9. Fulton, MO
A small Presbyterian school in central Missouri seems an odd location for landmark, history-making moments, but Fulton’s Westminster College has seen more than its share of elite action. Former presidents and prime ministers have addressed the student body here, which is impressive enough; add Winston Churchill’s legendary Iron Curtain speech from 1946 and Mikhail Gorbachev’s 1992 follow-up addressing the end of the Cold War, and you have something extraordinary. Located on campus, beneath a 17th-century church dismantled and moved from London to the midwest, the National Churchill Museum celebrates its 50th anniversary this year, paying homage to the iconic British statesman with deep archives featuring Churchill memorabilia, personal papers, and paintings from the man himself. His granddaughter, the artist Edwina Sandys, also contributed to the collection: a striking sculpture, situated in front of the museum, featuring a 32-foot-long segment of the Berlin Wall. But that’s just one aspect of Fulton’s storied past. The Callaway County seat’s downtown Brick District boasts nearly 60 buildings on the historic register, and it’s not only part of town that’s well-preserved. The soda fountain at Saults Drug Store has been slinging sundaes and sodas since the 1930s, and many of famed Missouri architect Morris Frederick Bell’s homes still stand today. Come in April for the Morels & Microbrews festival, spend a summer evening splashing around at the municipal pool for a dive-in movie, or visit year-round for galleries, wine-tasting, fishing, and more. —Maya Stanton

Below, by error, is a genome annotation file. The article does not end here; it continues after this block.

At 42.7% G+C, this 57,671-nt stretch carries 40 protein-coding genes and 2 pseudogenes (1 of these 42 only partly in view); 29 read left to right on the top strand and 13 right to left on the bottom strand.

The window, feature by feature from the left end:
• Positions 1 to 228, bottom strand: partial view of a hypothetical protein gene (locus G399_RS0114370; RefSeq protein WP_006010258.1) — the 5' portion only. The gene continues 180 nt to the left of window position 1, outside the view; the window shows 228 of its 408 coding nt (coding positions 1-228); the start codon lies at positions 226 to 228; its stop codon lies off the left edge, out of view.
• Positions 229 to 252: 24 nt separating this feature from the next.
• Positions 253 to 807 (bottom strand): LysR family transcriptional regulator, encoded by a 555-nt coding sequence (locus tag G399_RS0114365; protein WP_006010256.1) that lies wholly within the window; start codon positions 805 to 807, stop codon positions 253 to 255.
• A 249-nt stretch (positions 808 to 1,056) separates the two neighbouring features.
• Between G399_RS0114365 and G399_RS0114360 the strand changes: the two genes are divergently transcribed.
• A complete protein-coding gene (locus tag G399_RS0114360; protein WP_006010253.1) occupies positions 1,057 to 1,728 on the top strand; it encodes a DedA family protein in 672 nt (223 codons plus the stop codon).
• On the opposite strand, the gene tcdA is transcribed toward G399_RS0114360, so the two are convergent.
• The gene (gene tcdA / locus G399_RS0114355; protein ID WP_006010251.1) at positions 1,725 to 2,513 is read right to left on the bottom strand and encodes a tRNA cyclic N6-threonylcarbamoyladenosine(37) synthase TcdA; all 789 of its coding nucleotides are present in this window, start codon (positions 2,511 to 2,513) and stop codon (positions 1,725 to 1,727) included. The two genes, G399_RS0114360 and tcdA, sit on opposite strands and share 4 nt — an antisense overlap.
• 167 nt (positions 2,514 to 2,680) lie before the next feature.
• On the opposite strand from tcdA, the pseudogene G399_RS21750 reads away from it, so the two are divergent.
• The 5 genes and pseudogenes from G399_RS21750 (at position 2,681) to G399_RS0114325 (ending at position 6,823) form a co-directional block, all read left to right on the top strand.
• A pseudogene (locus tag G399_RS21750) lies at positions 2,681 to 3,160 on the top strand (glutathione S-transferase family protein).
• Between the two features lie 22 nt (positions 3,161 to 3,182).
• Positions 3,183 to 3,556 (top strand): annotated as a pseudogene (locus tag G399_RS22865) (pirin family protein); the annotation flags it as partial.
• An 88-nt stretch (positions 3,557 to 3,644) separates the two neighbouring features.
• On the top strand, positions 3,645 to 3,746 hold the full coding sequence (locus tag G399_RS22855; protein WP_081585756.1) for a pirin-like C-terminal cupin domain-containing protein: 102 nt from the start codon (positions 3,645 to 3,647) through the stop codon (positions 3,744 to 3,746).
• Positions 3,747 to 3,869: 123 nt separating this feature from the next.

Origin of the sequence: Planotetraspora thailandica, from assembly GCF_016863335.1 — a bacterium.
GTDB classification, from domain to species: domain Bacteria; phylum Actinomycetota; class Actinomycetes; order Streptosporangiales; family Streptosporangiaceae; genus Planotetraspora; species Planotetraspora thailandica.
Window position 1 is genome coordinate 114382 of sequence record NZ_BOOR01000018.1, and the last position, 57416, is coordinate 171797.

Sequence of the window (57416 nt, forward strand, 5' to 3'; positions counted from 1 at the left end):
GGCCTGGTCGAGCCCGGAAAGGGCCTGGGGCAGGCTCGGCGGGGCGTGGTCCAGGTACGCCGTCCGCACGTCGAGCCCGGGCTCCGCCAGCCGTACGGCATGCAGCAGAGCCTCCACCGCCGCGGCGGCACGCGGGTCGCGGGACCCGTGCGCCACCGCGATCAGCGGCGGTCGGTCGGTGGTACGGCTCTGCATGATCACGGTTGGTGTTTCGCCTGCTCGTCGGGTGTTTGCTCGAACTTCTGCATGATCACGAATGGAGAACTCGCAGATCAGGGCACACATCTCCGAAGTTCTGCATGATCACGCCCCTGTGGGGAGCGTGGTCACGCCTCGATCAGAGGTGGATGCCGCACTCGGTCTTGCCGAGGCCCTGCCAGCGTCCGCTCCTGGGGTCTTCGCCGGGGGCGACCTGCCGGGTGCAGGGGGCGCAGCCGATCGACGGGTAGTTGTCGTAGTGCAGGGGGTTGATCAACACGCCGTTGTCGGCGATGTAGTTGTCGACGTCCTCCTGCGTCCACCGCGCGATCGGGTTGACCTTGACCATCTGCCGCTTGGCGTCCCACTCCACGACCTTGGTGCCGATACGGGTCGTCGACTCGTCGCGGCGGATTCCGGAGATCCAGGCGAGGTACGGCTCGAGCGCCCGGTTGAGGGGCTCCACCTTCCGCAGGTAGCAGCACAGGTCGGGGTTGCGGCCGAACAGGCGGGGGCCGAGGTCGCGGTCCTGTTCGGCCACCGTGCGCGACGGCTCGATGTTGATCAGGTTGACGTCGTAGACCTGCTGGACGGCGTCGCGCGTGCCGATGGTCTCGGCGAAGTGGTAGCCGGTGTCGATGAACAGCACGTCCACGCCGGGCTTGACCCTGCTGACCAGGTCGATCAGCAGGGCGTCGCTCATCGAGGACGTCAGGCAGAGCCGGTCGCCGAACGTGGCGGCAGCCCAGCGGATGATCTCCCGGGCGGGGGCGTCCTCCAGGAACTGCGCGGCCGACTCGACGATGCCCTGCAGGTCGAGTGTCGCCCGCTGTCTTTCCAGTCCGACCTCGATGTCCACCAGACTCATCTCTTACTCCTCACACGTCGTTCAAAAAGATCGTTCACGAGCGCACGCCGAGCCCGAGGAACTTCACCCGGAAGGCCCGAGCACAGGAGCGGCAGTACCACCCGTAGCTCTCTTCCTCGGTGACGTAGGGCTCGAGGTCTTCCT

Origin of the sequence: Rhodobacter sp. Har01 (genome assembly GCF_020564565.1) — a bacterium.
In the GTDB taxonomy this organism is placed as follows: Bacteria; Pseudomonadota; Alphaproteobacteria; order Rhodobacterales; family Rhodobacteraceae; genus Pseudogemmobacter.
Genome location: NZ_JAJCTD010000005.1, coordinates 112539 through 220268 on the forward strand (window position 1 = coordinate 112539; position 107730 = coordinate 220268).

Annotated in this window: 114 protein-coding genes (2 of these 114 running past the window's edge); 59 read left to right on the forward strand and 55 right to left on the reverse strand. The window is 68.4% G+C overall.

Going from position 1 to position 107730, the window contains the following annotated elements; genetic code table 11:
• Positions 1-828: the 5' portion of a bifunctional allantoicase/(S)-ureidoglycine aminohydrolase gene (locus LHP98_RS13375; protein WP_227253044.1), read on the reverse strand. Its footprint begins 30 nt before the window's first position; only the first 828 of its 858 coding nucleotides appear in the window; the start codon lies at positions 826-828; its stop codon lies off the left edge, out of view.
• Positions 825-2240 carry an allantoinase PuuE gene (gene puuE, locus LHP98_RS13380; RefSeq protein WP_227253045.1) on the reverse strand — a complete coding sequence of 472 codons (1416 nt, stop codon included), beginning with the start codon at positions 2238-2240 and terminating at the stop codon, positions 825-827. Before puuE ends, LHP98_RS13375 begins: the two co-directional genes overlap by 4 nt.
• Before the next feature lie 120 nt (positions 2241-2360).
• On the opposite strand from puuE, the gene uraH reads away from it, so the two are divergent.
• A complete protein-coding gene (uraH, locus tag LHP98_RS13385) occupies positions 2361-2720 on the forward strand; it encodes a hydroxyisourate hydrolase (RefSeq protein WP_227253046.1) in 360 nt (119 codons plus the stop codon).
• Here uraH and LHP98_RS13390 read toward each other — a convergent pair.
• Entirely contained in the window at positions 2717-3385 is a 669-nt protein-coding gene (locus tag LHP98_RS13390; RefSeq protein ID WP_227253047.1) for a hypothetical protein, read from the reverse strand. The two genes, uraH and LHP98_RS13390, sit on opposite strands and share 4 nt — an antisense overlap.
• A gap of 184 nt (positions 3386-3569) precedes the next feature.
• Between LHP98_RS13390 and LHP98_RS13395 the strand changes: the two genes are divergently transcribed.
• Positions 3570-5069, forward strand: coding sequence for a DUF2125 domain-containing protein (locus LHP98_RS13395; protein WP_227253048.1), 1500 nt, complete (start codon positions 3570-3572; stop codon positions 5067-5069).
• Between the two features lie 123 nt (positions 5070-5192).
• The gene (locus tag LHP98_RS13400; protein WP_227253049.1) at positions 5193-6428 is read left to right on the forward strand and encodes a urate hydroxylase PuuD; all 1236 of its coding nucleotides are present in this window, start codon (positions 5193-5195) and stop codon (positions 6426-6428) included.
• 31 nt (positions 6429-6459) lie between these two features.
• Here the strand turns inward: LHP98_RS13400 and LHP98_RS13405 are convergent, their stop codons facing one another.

10. Bath, ME
In the 19th century, Bath was one of Maine’s largest cities ad and an industrial center, turning out more than a quarter of our young nation’s wooden sailing vessels at its 20-plus shipyards. Today, the redbrick sidewalks and hulking 19th century buildings remain as reminders of its heritage, as a hip, artsy crowd has cultivated a community that’s earned a reputation as “little Portland,” a town 40 minutes south and a population eight times the size of Bath’s. Young creative types are relocating here for its chiller vibe and outstanding real estate prices, contributing to the growing local pride. You sense it in the variety of new restaurants, architectural tours of 18th century homes, the Chocolate Church, a quirky performance center in a 1840s Gothic Revival church, and the food- and jewelry- and soap-makers who hawk their wares alongside farmers and bakers at the year-round market, which takes place in a century-plus-old shed in the wintertime. And that’s to say nothing of the Maine Maritime Museum, Popham Beach State Park, the pretty Kennebec River shorelines that draw crowds in the summer, and historic fort. Little surprise that New Englanders have turned their attention to this charming, lively coastal paradise. —Liza Weisstuch